By Linda C. Hoops
Five years after Hurricane Katrina devastated more than 90,000 square miles, killed nearly 2,000 and changed the lives and futures of countless people along the Gulf Coast, Recovery Assistance Inc. Ministries (RAI) continues to house and coordinate volunteers coming to New Orleans to help people rebuild their lives, homes, churches and communities.
RAI operates Camp Restore, located at Prince of Peace Lutheran Church and School in New Orleans East. In 2006 LCMS World Relief and Human Care, Laborers For Christ, Orphan Grain Train and the LCMS Southern District led the effort to establish the camp for “Restoring Faith, Home and Community to Victims of Katrina.”
To commemorate five years of restoration since Katrina’s landfall on Aug. 29, 2005, RAI is holding several “K5” events, including a decommissioning service for Camp Biloxi in Mississippi, a sister camp to Camp Restore. The service will be led by LCMS President Dr. Gerald B. Kieschnick and LCMS Southern District President Rev. Kurtis D. Schultz at 10:30 a.m. at Good Shepherd Lutheran Church, where Kieschnick served in his first call as pastor from 1970 to 1973.
Camp Biloxi, which began as a “tent city” to house thousands of volunteers eager to help immediately following Katrina, is located on the grounds of the church and adjoining land west of the property. The city of Biloxi, which twice named the camp its “Nonprofit Volunteer Organization of the Year,” has asked that it discontinue its operation and return the church grounds to their pre-Katrina condition as part of the city’s efforts to bring Biloxi “back to some semblance of normal.”
Kieschnick and Schultz also will lead a 5 p.m. worship service at Prince of Peace Lutheran Church and Camp Restore in New Orleans later that day.
“As a result of Hurricane Katrina, the nation’s economic recession, and the recent oil debacle, residents of the Gulf Coast have experienced more than their share of difficulty and disaster,” he told Reporter. “So I want to do anything I can to help restore a sense of hope that the providential care of our gracious God will bring better days and that, in spite of the turmoil and trouble of their lives, they are able to see the peace of God that passes all understanding, through Christ our Lord.”
A Chicago connection
Some 950 miles to the north, a group of churches in the northwest suburbs of Chicago who have formed the Chicago Area Mission Partnership will gather to hold a K5 fundraising event for the restoration of Trinity Lutheran Church in New Orleans’ Lower 9th Ward.
Trinity is the last LCMS church still standing that has not been rebuilt since Katrina. Located just blocks from the levee that failed, the church filled with more than 12 feet of water. Its members were displaced throughout the country and the decision was made to disband the congregation. The goal of the partnership is to restore Trinity as a place of worship and a community center focused on youth by Easter 2012.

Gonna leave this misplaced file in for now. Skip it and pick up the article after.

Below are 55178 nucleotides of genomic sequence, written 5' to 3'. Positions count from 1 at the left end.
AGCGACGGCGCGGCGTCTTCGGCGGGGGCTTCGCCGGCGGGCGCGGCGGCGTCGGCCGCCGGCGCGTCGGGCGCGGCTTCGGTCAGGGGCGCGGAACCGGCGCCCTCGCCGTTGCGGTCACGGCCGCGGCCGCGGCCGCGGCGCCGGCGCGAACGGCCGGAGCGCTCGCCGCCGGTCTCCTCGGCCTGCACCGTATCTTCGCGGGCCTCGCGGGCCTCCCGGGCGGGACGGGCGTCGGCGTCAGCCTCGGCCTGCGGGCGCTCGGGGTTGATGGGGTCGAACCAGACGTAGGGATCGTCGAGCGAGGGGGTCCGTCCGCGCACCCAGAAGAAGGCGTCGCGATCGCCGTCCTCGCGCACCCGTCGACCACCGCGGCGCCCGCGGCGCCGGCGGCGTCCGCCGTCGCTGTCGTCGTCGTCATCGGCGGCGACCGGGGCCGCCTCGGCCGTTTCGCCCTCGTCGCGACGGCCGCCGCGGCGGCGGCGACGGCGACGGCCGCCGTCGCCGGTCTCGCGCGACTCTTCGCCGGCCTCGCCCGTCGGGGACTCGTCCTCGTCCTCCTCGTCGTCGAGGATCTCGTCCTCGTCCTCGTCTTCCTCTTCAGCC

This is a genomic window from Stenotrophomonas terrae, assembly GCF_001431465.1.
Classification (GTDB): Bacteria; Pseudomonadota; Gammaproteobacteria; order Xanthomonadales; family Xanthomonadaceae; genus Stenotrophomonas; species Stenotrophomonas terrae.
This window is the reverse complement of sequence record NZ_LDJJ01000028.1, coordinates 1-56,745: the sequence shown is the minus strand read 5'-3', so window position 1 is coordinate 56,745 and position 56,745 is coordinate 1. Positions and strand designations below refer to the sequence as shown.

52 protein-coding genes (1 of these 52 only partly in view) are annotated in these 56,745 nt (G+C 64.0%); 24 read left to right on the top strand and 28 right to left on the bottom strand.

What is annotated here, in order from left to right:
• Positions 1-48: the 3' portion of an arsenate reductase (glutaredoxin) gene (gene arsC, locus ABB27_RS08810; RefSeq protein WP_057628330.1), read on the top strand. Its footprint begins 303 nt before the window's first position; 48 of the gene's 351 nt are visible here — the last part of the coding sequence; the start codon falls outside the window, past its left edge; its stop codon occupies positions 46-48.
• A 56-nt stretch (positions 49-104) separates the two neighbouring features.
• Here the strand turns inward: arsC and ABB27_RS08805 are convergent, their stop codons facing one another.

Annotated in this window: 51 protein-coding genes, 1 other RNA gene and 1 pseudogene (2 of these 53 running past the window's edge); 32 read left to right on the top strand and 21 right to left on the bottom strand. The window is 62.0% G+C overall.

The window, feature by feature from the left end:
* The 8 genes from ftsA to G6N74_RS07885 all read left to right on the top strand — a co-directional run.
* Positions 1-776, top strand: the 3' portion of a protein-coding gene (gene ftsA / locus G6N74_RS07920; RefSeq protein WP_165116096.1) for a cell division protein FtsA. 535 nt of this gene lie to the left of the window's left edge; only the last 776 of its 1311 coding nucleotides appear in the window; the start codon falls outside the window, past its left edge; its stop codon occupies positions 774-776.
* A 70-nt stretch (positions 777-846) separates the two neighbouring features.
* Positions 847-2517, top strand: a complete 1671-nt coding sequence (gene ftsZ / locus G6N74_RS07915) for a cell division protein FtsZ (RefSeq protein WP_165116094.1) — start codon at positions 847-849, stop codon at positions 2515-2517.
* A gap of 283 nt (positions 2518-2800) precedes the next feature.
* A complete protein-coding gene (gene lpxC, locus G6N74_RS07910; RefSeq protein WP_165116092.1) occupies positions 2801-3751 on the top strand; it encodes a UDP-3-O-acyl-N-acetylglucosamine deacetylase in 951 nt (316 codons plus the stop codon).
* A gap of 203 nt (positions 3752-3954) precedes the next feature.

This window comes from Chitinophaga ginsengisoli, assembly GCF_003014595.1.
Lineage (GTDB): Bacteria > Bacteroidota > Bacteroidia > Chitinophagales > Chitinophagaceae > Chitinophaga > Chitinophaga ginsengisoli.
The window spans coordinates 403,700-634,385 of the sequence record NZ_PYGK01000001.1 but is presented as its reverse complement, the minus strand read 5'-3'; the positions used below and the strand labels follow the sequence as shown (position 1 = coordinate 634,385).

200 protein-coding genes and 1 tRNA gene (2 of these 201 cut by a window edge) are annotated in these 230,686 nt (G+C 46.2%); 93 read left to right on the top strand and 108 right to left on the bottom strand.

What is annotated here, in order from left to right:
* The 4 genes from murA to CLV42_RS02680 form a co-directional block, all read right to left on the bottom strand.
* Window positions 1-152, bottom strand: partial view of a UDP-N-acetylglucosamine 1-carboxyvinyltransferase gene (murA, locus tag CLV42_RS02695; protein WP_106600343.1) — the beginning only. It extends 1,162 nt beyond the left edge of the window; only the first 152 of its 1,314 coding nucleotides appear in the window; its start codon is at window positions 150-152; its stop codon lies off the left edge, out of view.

The Aug. 29 event, which includes food and activities for children, will take place at St. Matthew Lutheran Church, Barrington, Ill., from 2 to 5 p.m. At 4 p.m., a prayer service will be held to remember those who continue to struggle in the aftermath of Katrina.
Dave Moll, a member of St. Matthew who has served as leader of two volunteer teams from various Chicago churches to Camp Restore, emphasized the goal of the event is threefold:
- “To remember what happened in August 2005 and continue to keep the people of this area in our prayers.
- “To reunite our mission teams of past years, as it’s been great getting to know brothers and sisters in Christ from other congregations.
- “To restore Trinity Lutheran Church by fundraising, inviting people to actively take part in a mission trip to the area and by becoming prayer warriors for this effort,” he wrote in an e-mail.
Besides the decommissioning of Camp Biloxi, RAI is undergoing other changes as well. Rev. Dave Buss, who served as RAI’s executive director for the past four years, is returning to parish ministry. His successor is Rev. David Goodine, who also was installed as pastor of Prince of Peace Lutheran Church Aug. 15.
Also this summer, the Capital One–University of New Orleans Charter School Network approached Prince of Peace Lutheran Church and RAI Ministries about housing Pierre A. Capdau Elementary School in the former Prince of Peace Lutheran School Building, which has been home to Camp Restore since 2006.